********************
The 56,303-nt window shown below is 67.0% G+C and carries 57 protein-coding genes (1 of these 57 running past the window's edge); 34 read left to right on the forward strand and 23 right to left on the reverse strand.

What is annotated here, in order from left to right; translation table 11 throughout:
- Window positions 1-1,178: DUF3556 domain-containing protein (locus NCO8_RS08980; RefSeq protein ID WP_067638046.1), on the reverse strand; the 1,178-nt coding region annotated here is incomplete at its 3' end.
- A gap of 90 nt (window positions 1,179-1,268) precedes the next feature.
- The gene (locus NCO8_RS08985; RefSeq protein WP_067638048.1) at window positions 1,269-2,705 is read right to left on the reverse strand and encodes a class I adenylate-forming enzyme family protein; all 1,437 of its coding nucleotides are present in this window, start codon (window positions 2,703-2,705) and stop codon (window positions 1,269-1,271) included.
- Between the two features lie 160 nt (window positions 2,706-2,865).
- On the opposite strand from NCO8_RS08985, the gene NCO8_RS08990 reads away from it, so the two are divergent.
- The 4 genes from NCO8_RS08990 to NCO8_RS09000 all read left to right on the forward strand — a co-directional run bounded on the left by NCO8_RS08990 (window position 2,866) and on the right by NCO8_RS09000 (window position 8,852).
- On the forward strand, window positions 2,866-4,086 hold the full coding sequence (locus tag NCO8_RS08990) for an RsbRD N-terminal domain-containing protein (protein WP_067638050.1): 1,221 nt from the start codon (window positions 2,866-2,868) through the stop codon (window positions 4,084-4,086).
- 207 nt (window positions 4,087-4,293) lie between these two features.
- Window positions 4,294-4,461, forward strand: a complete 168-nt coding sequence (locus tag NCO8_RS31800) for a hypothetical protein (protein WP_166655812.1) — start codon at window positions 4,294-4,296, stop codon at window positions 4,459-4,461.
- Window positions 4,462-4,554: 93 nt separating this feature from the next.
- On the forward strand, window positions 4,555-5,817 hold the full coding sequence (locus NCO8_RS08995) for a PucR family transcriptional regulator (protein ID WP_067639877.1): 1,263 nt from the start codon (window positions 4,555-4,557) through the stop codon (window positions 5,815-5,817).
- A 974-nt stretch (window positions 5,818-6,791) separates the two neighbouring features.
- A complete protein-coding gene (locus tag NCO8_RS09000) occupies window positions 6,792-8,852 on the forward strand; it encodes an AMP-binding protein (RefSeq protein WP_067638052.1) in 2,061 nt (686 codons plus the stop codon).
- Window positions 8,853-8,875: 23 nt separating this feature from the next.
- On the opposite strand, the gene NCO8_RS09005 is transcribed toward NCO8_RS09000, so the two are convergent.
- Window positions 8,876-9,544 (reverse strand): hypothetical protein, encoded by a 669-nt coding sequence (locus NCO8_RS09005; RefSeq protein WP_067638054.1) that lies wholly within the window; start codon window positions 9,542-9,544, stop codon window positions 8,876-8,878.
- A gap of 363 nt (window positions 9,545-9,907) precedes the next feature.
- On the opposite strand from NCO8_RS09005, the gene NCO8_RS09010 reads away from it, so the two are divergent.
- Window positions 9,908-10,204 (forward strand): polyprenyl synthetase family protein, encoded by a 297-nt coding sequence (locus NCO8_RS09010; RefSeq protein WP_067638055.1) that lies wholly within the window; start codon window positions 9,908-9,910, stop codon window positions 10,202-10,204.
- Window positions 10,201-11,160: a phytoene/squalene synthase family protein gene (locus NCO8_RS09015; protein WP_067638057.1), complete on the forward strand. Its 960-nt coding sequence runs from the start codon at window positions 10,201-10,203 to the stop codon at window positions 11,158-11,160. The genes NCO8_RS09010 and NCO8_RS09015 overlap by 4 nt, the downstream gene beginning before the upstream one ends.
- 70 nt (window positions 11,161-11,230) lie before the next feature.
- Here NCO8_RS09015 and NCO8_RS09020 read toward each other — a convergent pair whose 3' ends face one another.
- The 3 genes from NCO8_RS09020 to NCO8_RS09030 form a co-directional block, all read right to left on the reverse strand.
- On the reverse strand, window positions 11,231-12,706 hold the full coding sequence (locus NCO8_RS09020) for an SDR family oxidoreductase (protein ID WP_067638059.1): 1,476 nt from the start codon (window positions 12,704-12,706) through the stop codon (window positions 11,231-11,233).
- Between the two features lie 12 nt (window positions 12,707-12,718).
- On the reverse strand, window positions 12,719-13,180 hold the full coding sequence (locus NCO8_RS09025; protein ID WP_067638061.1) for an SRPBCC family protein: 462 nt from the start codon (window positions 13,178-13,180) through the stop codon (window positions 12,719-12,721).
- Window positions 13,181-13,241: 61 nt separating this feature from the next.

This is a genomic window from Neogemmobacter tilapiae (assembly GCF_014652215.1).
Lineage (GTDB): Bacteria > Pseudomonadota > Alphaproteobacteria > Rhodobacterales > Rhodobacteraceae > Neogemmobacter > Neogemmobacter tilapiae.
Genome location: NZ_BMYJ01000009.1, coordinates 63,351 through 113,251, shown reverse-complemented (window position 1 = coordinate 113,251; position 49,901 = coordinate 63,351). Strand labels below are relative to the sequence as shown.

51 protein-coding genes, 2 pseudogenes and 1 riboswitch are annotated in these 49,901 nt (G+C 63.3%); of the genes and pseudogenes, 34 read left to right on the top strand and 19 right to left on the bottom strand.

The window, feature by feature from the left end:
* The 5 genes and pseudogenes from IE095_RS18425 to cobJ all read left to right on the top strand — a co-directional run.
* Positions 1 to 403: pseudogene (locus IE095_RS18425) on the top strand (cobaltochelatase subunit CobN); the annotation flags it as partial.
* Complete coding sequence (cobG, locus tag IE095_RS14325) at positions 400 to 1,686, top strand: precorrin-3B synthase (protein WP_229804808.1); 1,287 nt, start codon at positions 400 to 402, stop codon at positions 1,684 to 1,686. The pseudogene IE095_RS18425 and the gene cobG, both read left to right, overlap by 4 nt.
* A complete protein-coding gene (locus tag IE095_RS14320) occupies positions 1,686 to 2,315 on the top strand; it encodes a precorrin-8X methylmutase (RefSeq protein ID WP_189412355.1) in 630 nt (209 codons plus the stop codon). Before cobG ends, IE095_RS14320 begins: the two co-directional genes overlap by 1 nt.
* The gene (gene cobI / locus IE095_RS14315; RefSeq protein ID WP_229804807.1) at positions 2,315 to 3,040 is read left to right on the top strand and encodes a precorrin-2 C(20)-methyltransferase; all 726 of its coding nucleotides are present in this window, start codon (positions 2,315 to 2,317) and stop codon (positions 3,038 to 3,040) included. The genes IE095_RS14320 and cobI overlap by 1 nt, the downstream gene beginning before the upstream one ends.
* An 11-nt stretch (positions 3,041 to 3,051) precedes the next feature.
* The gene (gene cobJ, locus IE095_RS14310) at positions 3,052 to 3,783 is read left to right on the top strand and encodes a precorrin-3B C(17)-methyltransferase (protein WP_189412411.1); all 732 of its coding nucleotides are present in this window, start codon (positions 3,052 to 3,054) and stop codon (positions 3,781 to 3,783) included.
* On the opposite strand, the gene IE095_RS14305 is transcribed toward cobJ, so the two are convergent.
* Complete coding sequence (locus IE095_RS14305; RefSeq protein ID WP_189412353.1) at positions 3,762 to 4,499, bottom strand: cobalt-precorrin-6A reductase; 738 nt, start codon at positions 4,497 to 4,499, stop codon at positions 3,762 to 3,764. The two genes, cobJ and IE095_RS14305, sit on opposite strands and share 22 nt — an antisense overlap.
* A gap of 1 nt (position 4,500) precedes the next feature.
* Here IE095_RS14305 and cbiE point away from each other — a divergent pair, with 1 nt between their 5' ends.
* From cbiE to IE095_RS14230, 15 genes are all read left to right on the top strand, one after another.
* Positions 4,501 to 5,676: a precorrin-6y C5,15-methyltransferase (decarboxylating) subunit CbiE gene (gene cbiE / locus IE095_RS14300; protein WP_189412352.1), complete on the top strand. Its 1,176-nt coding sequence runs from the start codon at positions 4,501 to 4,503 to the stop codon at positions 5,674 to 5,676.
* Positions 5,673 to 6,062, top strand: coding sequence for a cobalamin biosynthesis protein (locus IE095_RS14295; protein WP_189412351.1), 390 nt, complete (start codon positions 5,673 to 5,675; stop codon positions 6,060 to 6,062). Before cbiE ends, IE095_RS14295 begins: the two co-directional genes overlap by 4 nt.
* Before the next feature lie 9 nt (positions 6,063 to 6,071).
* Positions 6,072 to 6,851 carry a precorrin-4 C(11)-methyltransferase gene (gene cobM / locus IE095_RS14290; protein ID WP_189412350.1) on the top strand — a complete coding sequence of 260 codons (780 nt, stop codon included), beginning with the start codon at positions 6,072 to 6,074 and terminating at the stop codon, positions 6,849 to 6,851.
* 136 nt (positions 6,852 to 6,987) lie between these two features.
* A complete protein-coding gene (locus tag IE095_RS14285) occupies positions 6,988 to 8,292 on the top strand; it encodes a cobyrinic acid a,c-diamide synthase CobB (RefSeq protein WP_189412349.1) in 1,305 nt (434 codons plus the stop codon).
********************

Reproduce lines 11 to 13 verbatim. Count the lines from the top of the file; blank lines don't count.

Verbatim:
- Window positions 4,294-4,461, forward strand: a complete 168-nt coding sequence (locus tag NCO8_RS31800) for a hypothetical protein (protein WP_166655812.1) — start codon at window positions 4,294-4,296, stop codon at window positions 4,459-4,461.
- Window positions 4,462-4,554: 93 nt separating this feature from the next.
- On the forward strand, window positions 4,555-5,817 hold the full coding sequence (locus NCO8_RS08995) for a PucR family transcriptional regulator (protein ID WP_067639877.1): 1,263 nt from the start codon (window positions 4,555-4,557) through the stop codon (window positions 5,815-5,817).